Monday, September 26, 2005
A group of teachers at Harrison Middle School is going the extra mile to try to get parents more involved in their children's schooling.
Eighth grade teachers Judy Carrick, Raul Castro, Marisol Fernandez and Brandon Beeman have been spending time after school and on the weekends making house calls to each of their students' homes. But they aren't showing up on parents' doorsteps to talk about student behavior or grades. Instead, the teachers are ringing doorbells, delivering invitations to the school's open house on Tuesday, Sept. 27.
"We decided we needed to make personal contact with the parents," Carrick said of the teacher's decision to hand out invitations. "We wanted to hand deliver the invitations and make that initial contact."
The four teachers who are passing out invitations all belong to the same small learning group at Harrison Middle School, the Pathfinders. Together, the four teacher have 105 students, and 104 homes to visit. Castro explained that among the more than 100 students the teachers serve there is one brother and sister, which means one less house to visit.
Castro said personally inviting parents to the open house was his idea, but it was the group that decided that delivering invitations would be a good way to get out and meet all of their students' parents.
"I thought that if we were to make the first initial gesture they would feel a little better about coming into the school," Castro said of the parents.
Carrick added that the whole idea between personally inviting parents to attend the open house is to help make parents feel more comfortable coming into the school and being a part of their children's education.
The teachers have broken themselves up into two groups to hand out all of the invitations. Carrick and Castro have been making the rounds on Saturdays, while Fernandez and Beeman have been knocking on doors after school. Castro estimates that all together the teachers have spent about eight hours of their personal time to make sure parents get their invitations.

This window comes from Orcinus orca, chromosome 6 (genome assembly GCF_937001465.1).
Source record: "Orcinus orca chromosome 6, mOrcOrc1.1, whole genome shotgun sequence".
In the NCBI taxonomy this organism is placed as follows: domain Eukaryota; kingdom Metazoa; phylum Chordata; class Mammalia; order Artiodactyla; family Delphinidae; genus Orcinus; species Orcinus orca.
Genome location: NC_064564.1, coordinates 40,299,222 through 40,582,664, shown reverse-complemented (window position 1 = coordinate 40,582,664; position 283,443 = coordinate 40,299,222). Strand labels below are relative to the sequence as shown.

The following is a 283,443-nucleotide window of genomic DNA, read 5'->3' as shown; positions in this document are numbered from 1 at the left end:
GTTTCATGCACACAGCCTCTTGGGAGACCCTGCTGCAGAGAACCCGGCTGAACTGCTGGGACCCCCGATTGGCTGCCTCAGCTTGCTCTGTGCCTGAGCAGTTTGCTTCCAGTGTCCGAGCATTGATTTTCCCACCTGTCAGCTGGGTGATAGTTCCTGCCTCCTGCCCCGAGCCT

Carrick said so far going door-to-door has been a positive experience, adding that parents seem to appreciate the gesture.
Evalani Ramos, the parent of a team Pathfinder student, said she thinks the teacher's efforts are great.
"It's outstanding that they are taking the initiative," Ramos said.
Ramos' home was one of nearly 25 Carrick and Castro visited this past Saturday.
"This is going to make a lasting impression on the parents," Ramos added.
And a lasting impression is just what the teachers were going for when they decided to do this project.
"Parent involvement is something we strive for," Castro said.
Castro added that most of the parental contact teachers have during the year happens at the open house and again at parent-teacher conferences. He said going out and knocking on doors is a way for teachers to help bridge the gap between school and home.
Castro and the rest of his team are hopeful that their efforts will pay dividends on Tuesday night, when parents begin to file into the school for the open house. In fact, the four teachers are hoping that they will have so many parents in attendance at the event that they will have to conduct their meeting in one of the larger rooms in the school.